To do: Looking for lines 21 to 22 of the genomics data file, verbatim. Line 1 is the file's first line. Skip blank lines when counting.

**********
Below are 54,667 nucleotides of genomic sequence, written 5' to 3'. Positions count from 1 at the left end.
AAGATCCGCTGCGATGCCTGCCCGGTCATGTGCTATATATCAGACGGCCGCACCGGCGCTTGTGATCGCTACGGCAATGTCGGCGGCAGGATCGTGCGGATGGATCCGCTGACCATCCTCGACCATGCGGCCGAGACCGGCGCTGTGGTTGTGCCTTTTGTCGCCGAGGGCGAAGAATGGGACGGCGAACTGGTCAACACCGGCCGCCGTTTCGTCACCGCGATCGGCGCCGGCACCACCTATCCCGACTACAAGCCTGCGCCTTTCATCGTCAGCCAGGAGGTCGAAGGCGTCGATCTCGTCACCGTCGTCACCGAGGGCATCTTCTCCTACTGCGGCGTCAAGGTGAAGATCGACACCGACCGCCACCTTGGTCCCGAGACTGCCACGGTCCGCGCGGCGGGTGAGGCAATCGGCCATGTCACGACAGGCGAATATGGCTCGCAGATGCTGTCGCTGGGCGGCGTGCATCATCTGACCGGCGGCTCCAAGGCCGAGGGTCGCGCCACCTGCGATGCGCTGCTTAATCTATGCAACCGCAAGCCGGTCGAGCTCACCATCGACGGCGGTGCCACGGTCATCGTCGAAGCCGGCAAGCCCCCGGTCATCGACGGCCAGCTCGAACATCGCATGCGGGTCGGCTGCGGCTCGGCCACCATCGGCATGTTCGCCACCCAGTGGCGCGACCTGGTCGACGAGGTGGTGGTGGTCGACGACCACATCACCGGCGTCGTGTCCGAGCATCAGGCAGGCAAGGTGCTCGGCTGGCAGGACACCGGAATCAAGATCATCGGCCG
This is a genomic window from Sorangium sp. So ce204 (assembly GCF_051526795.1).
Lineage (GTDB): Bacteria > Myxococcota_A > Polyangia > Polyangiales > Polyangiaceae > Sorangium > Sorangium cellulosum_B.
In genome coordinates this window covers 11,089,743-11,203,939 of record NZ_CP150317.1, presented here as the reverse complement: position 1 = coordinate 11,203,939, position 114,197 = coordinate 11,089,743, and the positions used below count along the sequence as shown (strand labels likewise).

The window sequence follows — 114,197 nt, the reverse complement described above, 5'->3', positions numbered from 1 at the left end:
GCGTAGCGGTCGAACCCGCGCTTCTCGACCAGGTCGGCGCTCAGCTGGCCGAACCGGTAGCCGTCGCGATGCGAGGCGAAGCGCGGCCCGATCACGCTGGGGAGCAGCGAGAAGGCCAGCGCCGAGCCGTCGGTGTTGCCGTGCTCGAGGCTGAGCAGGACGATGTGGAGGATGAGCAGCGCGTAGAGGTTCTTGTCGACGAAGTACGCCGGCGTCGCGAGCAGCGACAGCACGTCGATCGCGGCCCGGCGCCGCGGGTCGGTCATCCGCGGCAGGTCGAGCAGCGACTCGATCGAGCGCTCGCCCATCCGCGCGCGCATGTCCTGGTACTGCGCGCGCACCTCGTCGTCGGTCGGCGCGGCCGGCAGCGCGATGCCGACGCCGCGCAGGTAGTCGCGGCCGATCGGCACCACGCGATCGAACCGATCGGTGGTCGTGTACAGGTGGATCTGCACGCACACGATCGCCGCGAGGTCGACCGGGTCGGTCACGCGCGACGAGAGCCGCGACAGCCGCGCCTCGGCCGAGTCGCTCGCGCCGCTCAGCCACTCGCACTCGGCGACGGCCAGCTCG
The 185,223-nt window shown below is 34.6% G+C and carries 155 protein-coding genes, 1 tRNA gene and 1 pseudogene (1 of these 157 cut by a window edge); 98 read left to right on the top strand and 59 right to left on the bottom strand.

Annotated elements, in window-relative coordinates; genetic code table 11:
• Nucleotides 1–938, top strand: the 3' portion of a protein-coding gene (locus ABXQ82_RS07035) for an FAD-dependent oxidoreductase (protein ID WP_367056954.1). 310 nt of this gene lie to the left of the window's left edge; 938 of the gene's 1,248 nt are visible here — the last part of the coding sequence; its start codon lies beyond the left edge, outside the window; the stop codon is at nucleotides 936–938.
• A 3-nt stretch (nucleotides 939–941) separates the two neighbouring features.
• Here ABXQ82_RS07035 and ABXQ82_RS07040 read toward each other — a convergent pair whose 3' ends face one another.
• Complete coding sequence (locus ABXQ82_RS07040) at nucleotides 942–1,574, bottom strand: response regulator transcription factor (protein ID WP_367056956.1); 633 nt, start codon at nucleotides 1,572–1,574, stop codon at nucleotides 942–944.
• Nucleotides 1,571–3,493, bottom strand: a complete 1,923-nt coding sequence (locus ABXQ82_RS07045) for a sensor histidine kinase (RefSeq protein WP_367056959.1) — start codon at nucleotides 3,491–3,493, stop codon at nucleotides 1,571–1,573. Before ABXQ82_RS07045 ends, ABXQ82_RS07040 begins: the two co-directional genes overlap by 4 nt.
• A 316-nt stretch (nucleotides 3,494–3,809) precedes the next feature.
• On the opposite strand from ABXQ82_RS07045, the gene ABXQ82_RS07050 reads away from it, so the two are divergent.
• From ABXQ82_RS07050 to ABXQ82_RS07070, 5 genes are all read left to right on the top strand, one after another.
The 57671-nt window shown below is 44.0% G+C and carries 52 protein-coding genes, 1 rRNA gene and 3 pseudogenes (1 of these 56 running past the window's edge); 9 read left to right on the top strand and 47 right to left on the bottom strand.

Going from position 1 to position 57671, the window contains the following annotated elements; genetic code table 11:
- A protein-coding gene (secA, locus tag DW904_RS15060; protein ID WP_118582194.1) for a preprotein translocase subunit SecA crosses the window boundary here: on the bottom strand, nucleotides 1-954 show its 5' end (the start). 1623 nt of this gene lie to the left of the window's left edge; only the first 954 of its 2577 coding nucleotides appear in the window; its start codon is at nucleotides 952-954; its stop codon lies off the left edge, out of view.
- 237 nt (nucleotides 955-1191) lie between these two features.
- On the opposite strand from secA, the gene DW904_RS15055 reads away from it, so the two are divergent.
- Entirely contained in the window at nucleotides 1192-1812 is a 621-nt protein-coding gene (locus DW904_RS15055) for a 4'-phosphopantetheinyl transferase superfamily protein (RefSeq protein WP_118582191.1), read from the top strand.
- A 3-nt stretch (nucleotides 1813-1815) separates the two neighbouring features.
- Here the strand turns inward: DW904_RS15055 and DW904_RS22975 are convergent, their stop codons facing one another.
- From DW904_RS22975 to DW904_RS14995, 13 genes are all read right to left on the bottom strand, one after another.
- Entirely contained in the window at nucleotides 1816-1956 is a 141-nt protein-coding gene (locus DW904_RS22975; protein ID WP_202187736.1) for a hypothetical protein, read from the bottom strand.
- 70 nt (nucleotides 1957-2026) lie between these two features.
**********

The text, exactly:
- 237 nt (nucleotides 955-1191) lie between these two features.
- On the opposite strand from secA, the gene DW904_RS15055 reads away from it, so the two are divergent.